1. Spain’s Puig SA in talks to buy stake in Brazil’s Granado: sources

Spain’s Puig SA in talks to buy stake in Brazil’s Granado: sources

Spanish fashion and fragrance firm Puig SA is in advanced talks to buy a minority stake in Grupo Granado SA, a Brazilian manufacturer and retailer of high-end beauty care goods that wants to pursue global expansion, four sources with knowledge of the matter said.

By: | Sau Paulo | Published: July 14, 2016 12:11 PM

Spanish fashion and fragrance firm Puig SA is in advanced talks to buy a minority stake in Grupo Granado SA, a Brazilian manufacturer and retailer of high-end beauty care goods that wants to pursue global expansion, four sources with knowledge of the matter said.

Barcelona-based Puig, the owner of the Carolina Herrera and Jean Paul Gaultier brands, could pay about 1 billion reais ($306 million) for a stake of up to 30 percent in Granado, said the first two sources, who requested anonymity as talks are private.

Former banker Christopher Freeman, who bought Granado from the company’s namesake founding family in 1994, wants a partner to help the Rio de Janeiro-based company bolster an overseas push that began three years ago with the opening of a small shop in Paris, a third source told Reuters.

Both parties are working to announce a deal within days, the sources said, adding that Puig has consistently stood out over a number of private-equity firms and strategic rivals that showed preliminary interest in Granado. Freeman began to look out for a minority partner at the beginning of the year, the sources said.

Efforts to contact media representatives for Puig outside business hours were unsuccessful. Granado declined to comment.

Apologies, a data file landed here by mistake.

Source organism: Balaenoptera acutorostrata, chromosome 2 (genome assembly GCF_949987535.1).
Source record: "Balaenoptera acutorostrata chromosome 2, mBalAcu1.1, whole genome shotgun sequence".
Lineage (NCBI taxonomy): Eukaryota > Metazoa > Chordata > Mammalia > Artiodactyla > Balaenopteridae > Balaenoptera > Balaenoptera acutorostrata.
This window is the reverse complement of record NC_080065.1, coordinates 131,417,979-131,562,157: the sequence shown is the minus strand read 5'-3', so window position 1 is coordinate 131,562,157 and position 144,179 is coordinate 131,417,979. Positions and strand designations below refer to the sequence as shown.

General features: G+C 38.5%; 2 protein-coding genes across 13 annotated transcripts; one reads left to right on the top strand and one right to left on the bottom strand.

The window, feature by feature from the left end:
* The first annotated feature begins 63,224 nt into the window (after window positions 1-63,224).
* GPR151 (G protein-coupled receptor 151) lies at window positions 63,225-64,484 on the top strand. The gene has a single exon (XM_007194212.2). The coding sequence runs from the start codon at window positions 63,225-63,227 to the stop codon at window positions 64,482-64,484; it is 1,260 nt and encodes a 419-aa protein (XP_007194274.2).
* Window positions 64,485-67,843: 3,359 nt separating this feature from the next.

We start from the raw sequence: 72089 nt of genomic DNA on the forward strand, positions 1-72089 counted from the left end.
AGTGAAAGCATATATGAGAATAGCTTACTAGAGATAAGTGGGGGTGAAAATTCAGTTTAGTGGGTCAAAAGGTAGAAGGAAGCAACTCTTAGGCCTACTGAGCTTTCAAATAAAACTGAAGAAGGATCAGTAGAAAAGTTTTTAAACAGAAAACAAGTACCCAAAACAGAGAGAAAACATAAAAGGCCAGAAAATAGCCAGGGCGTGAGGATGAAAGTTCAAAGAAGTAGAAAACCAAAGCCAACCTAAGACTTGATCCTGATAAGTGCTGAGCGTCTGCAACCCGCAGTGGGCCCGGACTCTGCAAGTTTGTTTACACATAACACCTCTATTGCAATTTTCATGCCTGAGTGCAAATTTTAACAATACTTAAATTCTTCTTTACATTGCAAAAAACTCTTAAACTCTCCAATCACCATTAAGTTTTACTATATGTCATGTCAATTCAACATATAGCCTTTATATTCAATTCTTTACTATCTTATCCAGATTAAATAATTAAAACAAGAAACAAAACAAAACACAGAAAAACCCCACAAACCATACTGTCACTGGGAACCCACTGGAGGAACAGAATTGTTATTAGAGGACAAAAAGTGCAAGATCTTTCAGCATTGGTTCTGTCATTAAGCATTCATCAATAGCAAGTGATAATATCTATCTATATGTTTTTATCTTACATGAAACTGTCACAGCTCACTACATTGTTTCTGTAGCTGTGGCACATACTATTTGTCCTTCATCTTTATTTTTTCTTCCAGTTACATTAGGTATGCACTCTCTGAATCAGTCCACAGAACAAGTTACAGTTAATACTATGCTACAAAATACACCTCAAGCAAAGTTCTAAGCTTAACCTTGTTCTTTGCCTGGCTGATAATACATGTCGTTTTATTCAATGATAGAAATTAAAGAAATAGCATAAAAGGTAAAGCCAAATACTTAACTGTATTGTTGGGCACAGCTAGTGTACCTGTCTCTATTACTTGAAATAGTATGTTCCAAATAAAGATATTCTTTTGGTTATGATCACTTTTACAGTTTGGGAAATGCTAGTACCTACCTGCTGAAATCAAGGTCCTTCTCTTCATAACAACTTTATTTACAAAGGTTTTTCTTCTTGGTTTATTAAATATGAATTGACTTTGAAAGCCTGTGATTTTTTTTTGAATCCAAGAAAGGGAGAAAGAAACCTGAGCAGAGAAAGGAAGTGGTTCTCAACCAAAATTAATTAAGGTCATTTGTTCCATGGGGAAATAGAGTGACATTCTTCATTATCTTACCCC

The Granado stake could help Puig grow in Brazil, a country of 200 million that ranks as the world’s No. 3 cosmetics and beauty care market. A third-generation family-owned business, Puig manages licenses such as Prada and Valentino and markets celebrity fragrances in over 150 countries.

Founded in 1870 by Portuguese pharmacist José Antônio Coxito Granado, Granado has managed to dribble the impact of Brazil’s harshest recession in eight decades by targeting sales of the company’s glycerin soaps, shave balms, creams, nail polish and body powders to an affluent clientele.

FATHER AND DAUGHTER

Granado, which earned 380 million reais in revenue last year, has achieved compounded average growth of 20 percent over the past decade, according to the third source.

Granado hired the investment-banking units of Itaú Unibanco Holding SA and Grupo BTG Pactual SA to advise on the transaction, the sources added. The banks did not comment.

A former Citigroup Inc investment banker, Freeman and his daughter Sissi have spent the past decade honing the company’s business focus and retro image, represented by vintage logo designs and old-styled store decoration mimicking early 20th century pharmacies.

Granado’s three divisions that run a web of 47 stores across Brazil, a distribution network and a plant where the company’s flagship products are manufactured. Granado’s most recognized products include Phebo, Brazil’s first luxury perfumery and glycerin soap brand, which Freeman bought in 2004.

On its part, Puig’s presence in emerging markets has grown in recent years, helping the company decouple from years of weak growth in Spain.

Currently, 47 percent of revenues come from emerging market countries outside of the European Union and North America.

Last year, Puig had net income of 126 million euros ($140 million) on revenue of 1.645 billion euros. Puig expects annual revenue to reach 2 billion euros by the end of next year.

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